Makled said he commends Kazan for having the courage to come forward.
"It's absolutely brave for her to come forward and to discuss this openly in public," he said. "It's a good showing of her character. She wants to be the trailblazer for this new policy change that we are trying to implement."
Makled said he believes there are other women in the city who could've possibly encountered similar experiences with the department, but may have been too embarrassed to come forward. He is hoping the case will prompt policy changes at the local municipalities.
"We hope this case can be a learning point for other departments," Makled added. "I do believe this has happened to other residents within the city of Dearborn Heights and if there are women that want to come forward, please contact me so we can work together collectively to change this policy."
Makled can be contacted at 313.582.7930. or reached via email at firstname.lastname@example.org.
CAIR-MI attempts to implement hijab policy
Dawud Walid, the executive director of the Council on American-Islamic Relations in Michigan (CAIR-MI) told The Arab American News that the civil rights organization has successfully collaborated with the Canton and Hamtramck Police Departments to accommodate hijab attire during the booking process. However, their attempts were unsuccessful in both Dearborn and Dearborn Heights.
According to Walid, CAIR-MI met with Dearborn Heights Mayor Dan Paletko and Chief Gavin to discuss religious friendly accommodations almost two years ago. They also met with senior officers in Dearborn to discuss similar policies, but have yet to see the departments take any active measures.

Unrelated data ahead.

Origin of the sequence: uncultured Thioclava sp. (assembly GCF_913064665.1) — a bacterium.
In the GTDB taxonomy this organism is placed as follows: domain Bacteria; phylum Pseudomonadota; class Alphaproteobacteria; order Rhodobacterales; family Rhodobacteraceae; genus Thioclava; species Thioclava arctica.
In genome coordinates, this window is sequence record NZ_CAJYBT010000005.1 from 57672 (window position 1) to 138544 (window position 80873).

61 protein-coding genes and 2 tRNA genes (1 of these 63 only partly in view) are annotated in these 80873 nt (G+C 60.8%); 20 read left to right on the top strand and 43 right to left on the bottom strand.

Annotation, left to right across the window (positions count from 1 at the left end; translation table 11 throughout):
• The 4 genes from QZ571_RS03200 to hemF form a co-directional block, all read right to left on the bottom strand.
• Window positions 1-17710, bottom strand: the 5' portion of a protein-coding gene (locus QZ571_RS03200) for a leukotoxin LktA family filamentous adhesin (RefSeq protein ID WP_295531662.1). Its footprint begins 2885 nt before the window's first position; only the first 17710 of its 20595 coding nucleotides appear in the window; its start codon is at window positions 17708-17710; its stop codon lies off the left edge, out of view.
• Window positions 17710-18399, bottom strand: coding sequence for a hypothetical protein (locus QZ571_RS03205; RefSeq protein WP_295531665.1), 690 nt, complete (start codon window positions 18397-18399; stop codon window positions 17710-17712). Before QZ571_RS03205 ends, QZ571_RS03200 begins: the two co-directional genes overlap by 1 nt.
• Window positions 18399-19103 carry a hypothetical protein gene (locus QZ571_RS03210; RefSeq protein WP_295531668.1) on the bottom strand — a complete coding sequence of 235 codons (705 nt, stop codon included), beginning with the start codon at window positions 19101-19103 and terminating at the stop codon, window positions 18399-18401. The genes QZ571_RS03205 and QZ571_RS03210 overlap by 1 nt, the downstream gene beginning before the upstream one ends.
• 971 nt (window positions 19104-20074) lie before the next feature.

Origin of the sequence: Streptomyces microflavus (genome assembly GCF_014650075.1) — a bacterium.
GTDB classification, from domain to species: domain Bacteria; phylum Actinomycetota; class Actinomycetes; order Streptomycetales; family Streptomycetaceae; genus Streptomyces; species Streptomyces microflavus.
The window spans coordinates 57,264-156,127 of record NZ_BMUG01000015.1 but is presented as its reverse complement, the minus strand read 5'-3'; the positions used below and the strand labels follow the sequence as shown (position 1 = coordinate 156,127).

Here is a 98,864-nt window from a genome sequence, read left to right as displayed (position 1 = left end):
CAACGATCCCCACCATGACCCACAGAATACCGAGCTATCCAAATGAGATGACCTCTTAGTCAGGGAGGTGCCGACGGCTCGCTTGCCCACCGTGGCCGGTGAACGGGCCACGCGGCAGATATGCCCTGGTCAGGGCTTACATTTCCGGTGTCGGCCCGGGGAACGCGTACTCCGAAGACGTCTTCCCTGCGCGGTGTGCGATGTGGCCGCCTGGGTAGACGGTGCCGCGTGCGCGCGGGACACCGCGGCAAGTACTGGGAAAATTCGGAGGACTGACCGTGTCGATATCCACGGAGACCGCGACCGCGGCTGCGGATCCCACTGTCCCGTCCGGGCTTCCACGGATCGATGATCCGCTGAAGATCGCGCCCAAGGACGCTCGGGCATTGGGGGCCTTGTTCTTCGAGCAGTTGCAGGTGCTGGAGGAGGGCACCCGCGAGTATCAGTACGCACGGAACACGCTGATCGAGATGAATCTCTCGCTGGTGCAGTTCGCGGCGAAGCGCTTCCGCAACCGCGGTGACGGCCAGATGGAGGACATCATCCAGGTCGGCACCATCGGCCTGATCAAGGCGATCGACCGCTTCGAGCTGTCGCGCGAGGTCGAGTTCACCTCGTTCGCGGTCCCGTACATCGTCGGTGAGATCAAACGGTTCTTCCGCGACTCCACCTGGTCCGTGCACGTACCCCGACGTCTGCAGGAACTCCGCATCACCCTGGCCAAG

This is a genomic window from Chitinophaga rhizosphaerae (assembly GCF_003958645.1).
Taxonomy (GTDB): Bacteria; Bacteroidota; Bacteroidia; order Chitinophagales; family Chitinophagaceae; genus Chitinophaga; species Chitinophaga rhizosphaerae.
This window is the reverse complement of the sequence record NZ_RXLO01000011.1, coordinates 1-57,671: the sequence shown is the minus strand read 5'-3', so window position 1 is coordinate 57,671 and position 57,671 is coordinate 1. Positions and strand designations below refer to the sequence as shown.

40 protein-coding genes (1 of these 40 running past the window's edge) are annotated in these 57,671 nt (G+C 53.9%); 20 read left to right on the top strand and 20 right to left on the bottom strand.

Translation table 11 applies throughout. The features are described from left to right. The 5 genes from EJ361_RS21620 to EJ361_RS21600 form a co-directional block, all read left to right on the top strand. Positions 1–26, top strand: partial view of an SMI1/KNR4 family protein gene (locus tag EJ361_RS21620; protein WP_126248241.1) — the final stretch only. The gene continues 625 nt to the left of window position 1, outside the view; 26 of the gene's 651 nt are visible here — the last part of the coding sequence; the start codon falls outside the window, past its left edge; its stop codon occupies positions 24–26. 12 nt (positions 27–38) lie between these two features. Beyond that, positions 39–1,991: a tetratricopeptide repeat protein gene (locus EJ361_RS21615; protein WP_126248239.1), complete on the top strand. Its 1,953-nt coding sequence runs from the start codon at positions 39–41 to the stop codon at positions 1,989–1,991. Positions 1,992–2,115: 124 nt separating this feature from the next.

"We've had Canton and Hamtramck Police Departments implement these policies and we fail to understand why Dearborn and Dearborn Heights don't implement the same policies when they share similar demographics," Walid said.
Walid noted that the majority of the local civil rights organizations have received similar complaints in the past from Muslim women in Dearborn who were also subjected to such treatment. Still, it's not common for a woman in a headscarf to be arrested, which is one of the reasons why the issue remains in limbo.
"Each municipality has to implement policies for their department and eventually what's going to happen if they don't implement these policies is they will be challenged in court," Walid added. "These cases can go all the way up to the state supreme court and the courts can then decide if it's something that can be mandatory for police departments throughout the state."
Walid said civil rights organizations may occasionally be subjected to criticism from community members for defending Muslim women who are “criminals” or giving the religion a bad name. Walid said residents need to take into account that every person who is arrested is innocent until proven guilty.
"We aren't in a country where people get arrested and then law enforcement has the authority to abuse them in custody," he said. "That's my response to people in the community who would say such things; Just because you are arrested, that doesn't mean you are guilty. Even if the person was a criminal, they still have certain rights afforded to them."